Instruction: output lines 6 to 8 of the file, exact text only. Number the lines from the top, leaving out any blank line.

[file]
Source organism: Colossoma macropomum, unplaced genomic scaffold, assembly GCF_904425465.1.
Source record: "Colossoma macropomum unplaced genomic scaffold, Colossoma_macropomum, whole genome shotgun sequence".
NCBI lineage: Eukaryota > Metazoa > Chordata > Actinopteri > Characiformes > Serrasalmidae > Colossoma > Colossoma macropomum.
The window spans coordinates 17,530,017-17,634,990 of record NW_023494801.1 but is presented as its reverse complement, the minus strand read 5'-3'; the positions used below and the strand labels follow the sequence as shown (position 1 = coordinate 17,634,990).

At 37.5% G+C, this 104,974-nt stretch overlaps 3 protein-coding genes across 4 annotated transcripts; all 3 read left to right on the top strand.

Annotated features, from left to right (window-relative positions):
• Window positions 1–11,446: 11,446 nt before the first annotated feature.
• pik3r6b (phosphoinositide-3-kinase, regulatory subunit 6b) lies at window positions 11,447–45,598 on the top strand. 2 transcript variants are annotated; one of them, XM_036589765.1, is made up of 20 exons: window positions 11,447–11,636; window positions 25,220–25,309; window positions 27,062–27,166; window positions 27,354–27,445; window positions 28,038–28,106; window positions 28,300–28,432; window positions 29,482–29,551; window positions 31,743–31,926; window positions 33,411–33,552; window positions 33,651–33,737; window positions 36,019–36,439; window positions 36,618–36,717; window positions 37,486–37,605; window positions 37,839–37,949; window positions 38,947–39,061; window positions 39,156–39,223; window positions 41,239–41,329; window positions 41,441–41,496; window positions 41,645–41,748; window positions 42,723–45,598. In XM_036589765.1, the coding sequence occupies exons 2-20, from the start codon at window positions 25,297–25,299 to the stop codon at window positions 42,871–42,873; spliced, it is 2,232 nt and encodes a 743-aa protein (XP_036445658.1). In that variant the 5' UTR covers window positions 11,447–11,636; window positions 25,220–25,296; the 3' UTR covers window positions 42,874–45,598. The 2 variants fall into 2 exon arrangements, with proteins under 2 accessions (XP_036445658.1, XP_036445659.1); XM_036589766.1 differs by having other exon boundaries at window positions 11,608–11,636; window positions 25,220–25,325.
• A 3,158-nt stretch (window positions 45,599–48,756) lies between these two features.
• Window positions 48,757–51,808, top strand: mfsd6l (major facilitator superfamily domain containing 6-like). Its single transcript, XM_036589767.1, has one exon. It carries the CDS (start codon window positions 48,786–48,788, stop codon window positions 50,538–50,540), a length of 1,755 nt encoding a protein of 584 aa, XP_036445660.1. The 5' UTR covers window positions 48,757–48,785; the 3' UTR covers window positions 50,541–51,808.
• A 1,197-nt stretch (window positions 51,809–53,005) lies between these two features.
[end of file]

Annotated features, from left to right (window-relative positions):
• Window positions 1–11,446: 11,446 nt before the first annotated feature.
• pik3r6b (phosphoinositide-3-kinase, regulatory subunit 6b) lies at window positions 11,447–45,598 on the top strand. 2 transcript variants are annotated; one of them, XM_036589765.1, is made up of 20 exons: window positions 11,447–11,636; window positions 25,220–25,309; window positions 27,062–27,166; window positions 27,354–27,445; window positions 28,038–28,106; window positions 28,300–28,432; window positions 29,482–29,551; window positions 31,743–31,926; window positions 33,411–33,552; window positions 33,651–33,737; window positions 36,019–36,439; window positions 36,618–36,717; window positions 37,486–37,605; window positions 37,839–37,949; window positions 38,947–39,061; window positions 39,156–39,223; window positions 41,239–41,329; window positions 41,441–41,496; window positions 41,645–41,748; window positions 42,723–45,598. In XM_036589765.1, the coding sequence occupies exons 2-20, from the start codon at window positions 25,297–25,299 to the stop codon at window positions 42,871–42,873; spliced, it is 2,232 nt and encodes a 743-aa protein (XP_036445658.1). In that variant the 5' UTR covers window positions 11,447–11,636; window positions 25,220–25,296; the 3' UTR covers window positions 42,874–45,598. The 2 variants fall into 2 exon arrangements, with proteins under 2 accessions (XP_036445658.1, XP_036445659.1); XM_036589766.1 differs by having other exon boundaries at window positions 11,608–11,636; window positions 25,220–25,325.